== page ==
[Python-ideas] dict.merge(d1, d2, ...) (Counter proposal for PEP 584)
Guido van Rossum
guido at python.org
Thu Mar 21 12:11:18 EDT 2019
On Thu, Mar 21, 2019 at 7:45 AM Antoine Pitrou <solipsis at pitrou.net> wrote:
> On Tue, 5 Mar 2019 16:39:40 +0900
> INADA Naoki <songofacandy at gmail.com>
> > I think some people in favor of PEP 584 just want
> > single expression for merging dicts without in-place update.
> > But I feel it's abuse of operator overload. I think functions
> > and methods are better than operator unless the operator
> > has good math metaphor, or very frequently used as concatenate
> > strings.
> > This is why function and methods are better:
> > * Easy to search.
> > * Name can describe it's behavior better than abused operator.
> > * Simpler lookup behavior. (e.g. subclass and __iadd__)
> > Then, I propose `dict.merge` method. It is outer-place version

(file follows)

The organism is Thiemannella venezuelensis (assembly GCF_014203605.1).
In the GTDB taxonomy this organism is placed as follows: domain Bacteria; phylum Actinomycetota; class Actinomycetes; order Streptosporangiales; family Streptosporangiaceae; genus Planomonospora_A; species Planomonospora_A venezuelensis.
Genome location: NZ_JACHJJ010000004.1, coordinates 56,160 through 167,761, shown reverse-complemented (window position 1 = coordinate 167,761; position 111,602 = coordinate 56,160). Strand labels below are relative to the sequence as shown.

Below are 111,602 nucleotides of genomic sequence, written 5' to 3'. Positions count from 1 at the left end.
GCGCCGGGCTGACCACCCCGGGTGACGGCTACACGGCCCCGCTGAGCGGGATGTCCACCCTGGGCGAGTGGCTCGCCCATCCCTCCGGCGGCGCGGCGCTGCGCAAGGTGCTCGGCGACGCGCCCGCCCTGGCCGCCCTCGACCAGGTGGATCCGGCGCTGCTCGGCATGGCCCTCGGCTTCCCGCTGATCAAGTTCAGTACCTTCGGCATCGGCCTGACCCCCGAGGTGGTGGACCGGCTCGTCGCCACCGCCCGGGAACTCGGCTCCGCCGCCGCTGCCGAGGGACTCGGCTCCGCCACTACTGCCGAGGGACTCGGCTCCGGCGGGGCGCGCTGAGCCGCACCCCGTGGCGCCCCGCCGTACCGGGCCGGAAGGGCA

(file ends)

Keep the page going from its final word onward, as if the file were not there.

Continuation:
> > of `dict.update`, but accepts multiple dicts. (dict.update()
> > can be updated to accept multiple dicts, but it's not out of scope).
> > * d = d1.merge(d2) # d = d1.copy(); d.update(d2)
> One should also be able to write `d = dict.merge(d1, d2, ...)`
> If dict merging is important enough to get a new spelling, then I think
> this proposal is the best: explicit, unambiguous, immediately
> understandable and easy to remember.
I don't find it easy to understand or remember that d1.update(d2) modifies
d1 in place, while d1.merge(d2) first copies d1.
Maybe the name can indicate the copying stronger? Like we did with sorting:
l.sort() sorts in-place, while sorted(l) returns a sorted copy.
--Guido van Rossum (python.org/~guido)
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